In 1992 Weasel released an album that changed my view on punk rock in general and was the first one I ever heard. It was titled Ramones. This is a cover of the entire first Ramones album done in Screeching Weasel’s own break neck pace. The repress also had the Formula 27 EP tacked on at the end and is entitled Beat Is on the Brat. This is the version I got. This was their first album to be recorded at Sonic Iguana studios with Mass Giorgini producing, a unit that has put out many of pop punk’s greatest releases.
Following the Ramones celebration was 1993’s Wiggle. The band’s most solid album. It featured a number of songwriting collaborations with Joe Queer and one with Aaron Cometbus. The highlight of this is the entire album. Though Crying in My Beer and High School psychopath near have their own life beyond this release. Supposedly there have been regrets about some of the songs chosen for this album which I don’t get personally.
Also 1993 brought us Anthem for a New Tomorrow, yes they are that fast. This was a bit more straight up than Wiggle. I think part of that was the bulk of the tracks were written strictly by Ben Weasel. It continued their legacy as pop punk titans. Their instrumentation and lyricism had jumped by leaps and bounds at this point.
1994 brought what was initially going to be Weasel’s last album, How to Make Enemies and Irritate People. Dan Vapid had left the band at this point. Green Day’s mike Dirnt had been recruited to fill in. The recording does show the strain the band was feeling. It was still a great album nonetheless. It’s still classic Weasel even if a bit tired. This also marks their final release with Lookout Records. It really looked the Weasel was out to pasture.
1995 brought us an interim album, Kill the Musicians. This is packed with a bunch of goodies such as b sides and vinyl only stuff. A definite must for the hard core Weasel fan.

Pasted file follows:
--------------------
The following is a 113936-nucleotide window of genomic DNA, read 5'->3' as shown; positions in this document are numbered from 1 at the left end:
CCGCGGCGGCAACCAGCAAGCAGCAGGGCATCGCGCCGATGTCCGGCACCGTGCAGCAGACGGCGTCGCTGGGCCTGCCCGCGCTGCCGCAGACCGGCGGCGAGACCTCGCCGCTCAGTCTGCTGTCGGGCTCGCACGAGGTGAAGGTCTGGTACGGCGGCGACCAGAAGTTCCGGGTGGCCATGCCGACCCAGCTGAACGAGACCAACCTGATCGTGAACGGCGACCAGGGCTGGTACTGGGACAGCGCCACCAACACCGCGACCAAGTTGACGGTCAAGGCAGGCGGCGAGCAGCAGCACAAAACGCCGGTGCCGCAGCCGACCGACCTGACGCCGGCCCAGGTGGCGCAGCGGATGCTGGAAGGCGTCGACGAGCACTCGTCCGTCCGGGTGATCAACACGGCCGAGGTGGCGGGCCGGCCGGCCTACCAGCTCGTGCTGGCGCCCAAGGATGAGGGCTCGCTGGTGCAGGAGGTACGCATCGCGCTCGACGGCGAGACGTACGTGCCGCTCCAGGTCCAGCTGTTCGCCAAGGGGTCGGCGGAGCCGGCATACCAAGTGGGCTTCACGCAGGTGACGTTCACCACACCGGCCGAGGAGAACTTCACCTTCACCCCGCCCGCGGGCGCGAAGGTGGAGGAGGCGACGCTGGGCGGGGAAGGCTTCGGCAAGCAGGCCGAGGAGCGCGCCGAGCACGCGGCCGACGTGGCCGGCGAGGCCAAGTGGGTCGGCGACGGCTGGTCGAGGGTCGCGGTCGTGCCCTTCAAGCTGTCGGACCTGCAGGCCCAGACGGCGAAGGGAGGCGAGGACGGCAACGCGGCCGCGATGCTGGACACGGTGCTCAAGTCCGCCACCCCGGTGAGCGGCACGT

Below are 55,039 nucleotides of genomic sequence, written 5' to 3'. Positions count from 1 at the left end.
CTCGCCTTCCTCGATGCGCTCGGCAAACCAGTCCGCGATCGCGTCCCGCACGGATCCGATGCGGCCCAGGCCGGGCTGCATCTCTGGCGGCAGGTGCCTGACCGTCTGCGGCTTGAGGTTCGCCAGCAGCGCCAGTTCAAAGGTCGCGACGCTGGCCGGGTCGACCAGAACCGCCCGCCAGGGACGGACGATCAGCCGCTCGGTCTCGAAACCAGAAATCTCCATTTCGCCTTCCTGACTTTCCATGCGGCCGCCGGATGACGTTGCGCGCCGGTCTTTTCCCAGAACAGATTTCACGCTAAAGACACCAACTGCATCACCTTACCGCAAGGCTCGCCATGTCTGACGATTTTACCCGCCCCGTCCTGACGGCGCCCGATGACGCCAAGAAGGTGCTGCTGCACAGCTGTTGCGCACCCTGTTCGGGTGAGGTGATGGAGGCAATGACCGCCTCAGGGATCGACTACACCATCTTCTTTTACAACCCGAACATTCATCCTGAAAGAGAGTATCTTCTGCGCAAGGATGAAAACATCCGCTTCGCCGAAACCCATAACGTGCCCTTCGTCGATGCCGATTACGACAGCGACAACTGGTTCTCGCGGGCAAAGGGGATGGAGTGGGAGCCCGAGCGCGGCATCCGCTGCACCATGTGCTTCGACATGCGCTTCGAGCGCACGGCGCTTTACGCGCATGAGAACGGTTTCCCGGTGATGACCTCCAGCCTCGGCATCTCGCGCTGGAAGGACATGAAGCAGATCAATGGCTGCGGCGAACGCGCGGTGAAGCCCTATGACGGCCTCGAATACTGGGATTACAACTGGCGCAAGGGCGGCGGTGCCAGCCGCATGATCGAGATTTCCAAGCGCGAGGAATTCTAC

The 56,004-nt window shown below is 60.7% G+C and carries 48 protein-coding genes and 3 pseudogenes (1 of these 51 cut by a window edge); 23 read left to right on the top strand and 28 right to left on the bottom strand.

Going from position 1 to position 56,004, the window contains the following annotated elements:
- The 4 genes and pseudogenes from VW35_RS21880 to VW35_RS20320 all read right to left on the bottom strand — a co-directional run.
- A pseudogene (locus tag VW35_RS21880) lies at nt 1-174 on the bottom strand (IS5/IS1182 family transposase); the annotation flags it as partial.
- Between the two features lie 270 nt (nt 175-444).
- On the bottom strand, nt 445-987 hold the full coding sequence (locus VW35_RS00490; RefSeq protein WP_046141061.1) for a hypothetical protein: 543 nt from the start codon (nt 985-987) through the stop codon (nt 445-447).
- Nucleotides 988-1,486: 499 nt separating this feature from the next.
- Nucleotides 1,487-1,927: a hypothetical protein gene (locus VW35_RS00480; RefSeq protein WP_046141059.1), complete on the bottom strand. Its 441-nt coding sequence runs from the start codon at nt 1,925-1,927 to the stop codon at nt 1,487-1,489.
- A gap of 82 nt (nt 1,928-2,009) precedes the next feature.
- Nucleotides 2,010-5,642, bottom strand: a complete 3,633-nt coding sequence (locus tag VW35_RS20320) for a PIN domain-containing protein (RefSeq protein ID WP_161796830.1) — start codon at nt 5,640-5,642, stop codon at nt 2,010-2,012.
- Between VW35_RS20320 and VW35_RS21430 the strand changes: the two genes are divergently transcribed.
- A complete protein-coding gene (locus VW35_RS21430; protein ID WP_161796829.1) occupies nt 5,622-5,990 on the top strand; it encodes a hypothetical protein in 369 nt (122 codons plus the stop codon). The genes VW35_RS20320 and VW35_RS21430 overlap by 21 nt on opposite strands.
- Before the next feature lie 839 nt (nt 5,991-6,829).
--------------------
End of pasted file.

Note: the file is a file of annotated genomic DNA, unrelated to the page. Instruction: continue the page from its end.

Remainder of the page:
Cut to 1996. Reformed Weasel with a new album, Bark like a Dog on a new label, Fat Wreck Chords. This alum sounds a lot more alive and in tune with Screeching Weasel than their prior effort. They sound more alive. This was their only album to hit Billboard at #34. Bark gave us Cool Kids which is an excellent Weasel track.
1998 kicked in with Television City Dream. Vapid had again left the band and Mass Giorgini was filling in on bass along with producing the album. This is a blend of the Weasel pop sound with a blend of the harder edge found on their earliest work. It was yet another solid effort from the Weasel. They were still on Fat Wreck at this point.
In 1999 Weasel released their overall most interesting album, Emo. Interesting due to a lot of the song writing sounding like a lot of mid western punk that was being labeled as such and the obvious fact that this band’s music had an influence on the scene. Though I doubt this band ever stole their sister’s clothes, make up and hair products. This whole album stands out as it was quite different from anything the band had done. They had split from Fat and released this on Panic Button Records which was run by founding member Jughead.